Many would agree that contemporary art does not appreciate references to the past. A historical mention or any allusion to time, puts a gesture at the risk of obsolescence. To hell with status quo! This text is dedicated to timelessness.
Sometimes occupying the entire surface of a wall, as if floating free, defying scale, Tyra Tingleff’s paintings suggest radical close-ups of impressionist masterworks. Like the blown-up sample of a swirly, expressive sky or a microscopic fragment of one of Mary Cassat’s delicate backgrounds.
History is the interpretation of a timeline and the succession of events is anything but timeless: new times, new meanings, over and again. Overlapping comparisons flow into my mind. I can’t stop thinking that over the course of centuries, the impulse behind painterly gestures has been constant, and their genesis has remained (somewhat) the same. Crisis of value, terror, acceleration of time and meaning, slowing down of compassion, break-ups, nostalgia. Love.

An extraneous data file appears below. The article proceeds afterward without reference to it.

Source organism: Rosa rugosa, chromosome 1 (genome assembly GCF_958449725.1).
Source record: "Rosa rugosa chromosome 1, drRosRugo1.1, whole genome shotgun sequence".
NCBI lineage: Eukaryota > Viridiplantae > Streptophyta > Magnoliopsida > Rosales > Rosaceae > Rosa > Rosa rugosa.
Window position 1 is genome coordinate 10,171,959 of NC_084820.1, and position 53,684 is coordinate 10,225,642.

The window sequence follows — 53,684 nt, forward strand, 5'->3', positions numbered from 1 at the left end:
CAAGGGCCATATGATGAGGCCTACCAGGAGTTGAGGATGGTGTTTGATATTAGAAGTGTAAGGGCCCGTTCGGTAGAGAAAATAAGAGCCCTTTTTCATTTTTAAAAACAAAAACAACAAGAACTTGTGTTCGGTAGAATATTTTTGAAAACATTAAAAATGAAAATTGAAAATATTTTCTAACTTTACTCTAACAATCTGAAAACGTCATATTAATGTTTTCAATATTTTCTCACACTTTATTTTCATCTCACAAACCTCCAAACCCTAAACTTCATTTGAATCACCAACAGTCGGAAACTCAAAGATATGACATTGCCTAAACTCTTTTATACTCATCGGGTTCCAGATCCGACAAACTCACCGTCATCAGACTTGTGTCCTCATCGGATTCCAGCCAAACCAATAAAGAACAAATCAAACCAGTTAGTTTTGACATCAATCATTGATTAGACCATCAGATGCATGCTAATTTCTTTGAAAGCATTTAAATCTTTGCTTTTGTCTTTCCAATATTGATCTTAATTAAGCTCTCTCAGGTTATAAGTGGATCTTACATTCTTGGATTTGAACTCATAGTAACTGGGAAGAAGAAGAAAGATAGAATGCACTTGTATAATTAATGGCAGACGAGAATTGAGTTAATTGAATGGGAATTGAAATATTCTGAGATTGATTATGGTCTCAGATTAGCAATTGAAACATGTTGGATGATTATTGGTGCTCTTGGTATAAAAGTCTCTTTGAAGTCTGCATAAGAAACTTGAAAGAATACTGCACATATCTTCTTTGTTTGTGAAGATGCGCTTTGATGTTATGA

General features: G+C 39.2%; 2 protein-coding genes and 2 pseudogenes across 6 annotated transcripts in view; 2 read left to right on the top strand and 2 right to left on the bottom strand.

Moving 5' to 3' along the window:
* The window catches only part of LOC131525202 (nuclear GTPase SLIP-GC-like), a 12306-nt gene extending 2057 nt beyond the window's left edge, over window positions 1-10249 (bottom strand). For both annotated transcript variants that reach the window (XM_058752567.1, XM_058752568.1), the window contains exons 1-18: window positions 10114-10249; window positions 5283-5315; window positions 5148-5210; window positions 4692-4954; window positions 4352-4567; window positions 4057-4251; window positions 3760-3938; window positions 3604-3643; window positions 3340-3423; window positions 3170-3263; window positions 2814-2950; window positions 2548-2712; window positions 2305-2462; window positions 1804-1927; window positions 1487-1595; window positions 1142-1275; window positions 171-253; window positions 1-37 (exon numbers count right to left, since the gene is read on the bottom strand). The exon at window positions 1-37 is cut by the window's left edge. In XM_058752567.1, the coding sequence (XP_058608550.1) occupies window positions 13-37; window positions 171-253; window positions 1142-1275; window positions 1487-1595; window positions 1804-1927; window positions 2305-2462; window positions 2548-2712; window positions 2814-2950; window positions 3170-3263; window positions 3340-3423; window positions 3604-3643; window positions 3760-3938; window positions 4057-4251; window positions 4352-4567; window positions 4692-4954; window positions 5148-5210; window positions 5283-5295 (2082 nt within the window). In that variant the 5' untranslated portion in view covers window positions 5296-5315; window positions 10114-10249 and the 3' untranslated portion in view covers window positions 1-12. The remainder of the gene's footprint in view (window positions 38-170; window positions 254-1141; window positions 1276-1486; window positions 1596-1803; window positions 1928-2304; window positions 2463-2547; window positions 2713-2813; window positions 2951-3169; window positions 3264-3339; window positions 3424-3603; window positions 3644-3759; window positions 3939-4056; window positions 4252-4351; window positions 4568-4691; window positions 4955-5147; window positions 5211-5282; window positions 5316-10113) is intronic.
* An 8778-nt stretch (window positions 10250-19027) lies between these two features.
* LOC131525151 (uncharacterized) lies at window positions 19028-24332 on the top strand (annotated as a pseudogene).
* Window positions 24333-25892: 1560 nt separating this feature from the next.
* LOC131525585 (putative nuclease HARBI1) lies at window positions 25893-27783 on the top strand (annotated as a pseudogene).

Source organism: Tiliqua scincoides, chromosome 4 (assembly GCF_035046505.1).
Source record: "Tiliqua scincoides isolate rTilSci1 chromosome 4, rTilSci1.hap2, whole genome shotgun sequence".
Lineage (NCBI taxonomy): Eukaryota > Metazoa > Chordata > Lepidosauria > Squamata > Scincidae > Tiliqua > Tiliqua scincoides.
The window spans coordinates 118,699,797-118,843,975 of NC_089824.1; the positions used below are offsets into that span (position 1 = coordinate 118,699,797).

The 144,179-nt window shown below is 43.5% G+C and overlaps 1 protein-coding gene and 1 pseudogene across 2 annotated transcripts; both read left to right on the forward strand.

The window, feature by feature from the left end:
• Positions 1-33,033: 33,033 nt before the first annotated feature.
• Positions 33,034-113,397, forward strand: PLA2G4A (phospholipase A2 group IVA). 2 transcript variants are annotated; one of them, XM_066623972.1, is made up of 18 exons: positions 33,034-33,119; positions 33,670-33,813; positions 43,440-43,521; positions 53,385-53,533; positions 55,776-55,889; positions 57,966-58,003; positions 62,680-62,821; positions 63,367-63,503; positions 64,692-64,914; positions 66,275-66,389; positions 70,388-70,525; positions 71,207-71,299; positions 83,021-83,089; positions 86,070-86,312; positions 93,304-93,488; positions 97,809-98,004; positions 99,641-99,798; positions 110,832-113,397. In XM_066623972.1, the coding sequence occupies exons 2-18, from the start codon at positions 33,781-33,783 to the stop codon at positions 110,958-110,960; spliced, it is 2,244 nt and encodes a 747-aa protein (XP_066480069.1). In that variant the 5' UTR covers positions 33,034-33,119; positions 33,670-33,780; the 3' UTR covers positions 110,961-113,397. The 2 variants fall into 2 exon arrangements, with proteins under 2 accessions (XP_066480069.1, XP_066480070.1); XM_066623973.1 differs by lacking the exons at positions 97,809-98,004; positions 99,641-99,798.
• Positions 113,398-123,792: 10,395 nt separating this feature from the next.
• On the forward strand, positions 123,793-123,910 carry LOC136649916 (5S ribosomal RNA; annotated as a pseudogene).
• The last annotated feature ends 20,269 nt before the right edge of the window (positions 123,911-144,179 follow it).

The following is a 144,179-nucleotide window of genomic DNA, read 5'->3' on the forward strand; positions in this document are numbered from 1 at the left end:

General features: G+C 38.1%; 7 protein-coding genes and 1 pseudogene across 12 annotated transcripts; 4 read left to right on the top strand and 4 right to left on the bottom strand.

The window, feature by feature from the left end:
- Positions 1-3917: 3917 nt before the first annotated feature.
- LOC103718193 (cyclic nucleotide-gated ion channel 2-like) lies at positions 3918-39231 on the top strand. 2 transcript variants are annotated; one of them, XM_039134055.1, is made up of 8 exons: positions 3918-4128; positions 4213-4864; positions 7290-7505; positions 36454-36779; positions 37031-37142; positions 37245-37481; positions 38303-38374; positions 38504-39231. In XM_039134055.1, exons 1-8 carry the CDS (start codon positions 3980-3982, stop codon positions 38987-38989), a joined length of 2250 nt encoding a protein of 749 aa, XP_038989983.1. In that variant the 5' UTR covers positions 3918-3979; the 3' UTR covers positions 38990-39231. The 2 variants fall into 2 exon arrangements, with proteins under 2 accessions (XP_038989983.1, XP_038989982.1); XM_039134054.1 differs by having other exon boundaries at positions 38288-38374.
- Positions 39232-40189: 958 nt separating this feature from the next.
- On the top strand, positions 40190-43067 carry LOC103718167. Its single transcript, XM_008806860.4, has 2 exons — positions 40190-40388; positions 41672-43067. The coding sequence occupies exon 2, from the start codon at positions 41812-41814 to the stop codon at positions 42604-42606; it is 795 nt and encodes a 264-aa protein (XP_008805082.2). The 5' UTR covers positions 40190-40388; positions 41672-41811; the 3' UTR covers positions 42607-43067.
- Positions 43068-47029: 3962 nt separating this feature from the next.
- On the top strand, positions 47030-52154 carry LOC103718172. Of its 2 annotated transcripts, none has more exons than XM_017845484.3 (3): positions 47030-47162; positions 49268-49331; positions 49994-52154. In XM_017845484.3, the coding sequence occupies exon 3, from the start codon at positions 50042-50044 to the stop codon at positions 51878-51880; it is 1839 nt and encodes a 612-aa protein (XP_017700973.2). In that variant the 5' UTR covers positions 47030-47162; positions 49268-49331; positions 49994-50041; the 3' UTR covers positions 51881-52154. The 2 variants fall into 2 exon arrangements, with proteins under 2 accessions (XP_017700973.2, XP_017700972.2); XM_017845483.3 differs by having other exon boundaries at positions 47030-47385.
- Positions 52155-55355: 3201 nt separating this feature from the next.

Timelessness is found in the many layers of stains and scrubs Tingleff’s paintings have been processed through. It feels like a torture for the canvas, and a catharsis for the painter. Yet, the result is harmonious, almost healing. If the semiotics of emotions are complex, the economy of gesture is rather simple. A joy for a brushstroke, a tear for a scrub, a bitter contempt for an invisible fingerprint, a plead for a caress.
A few weeks before the opening, it was decided to change the original title of the exhibition: Paris Can Wait! Resisting interpretation and protecting timelessness, we agreed that Paris should not wait: collective catharsis first! Because the world seems to regret, powerless, that the collapse of a society is trapped into a never ending loop of abstract repetition, can fear escalate endlessly?
Beyond the expected despair, I lose myself in the infinite strata of colours, it soothes me.
Text by Elise Lammer, January 2015
All photos by Gunnar Meier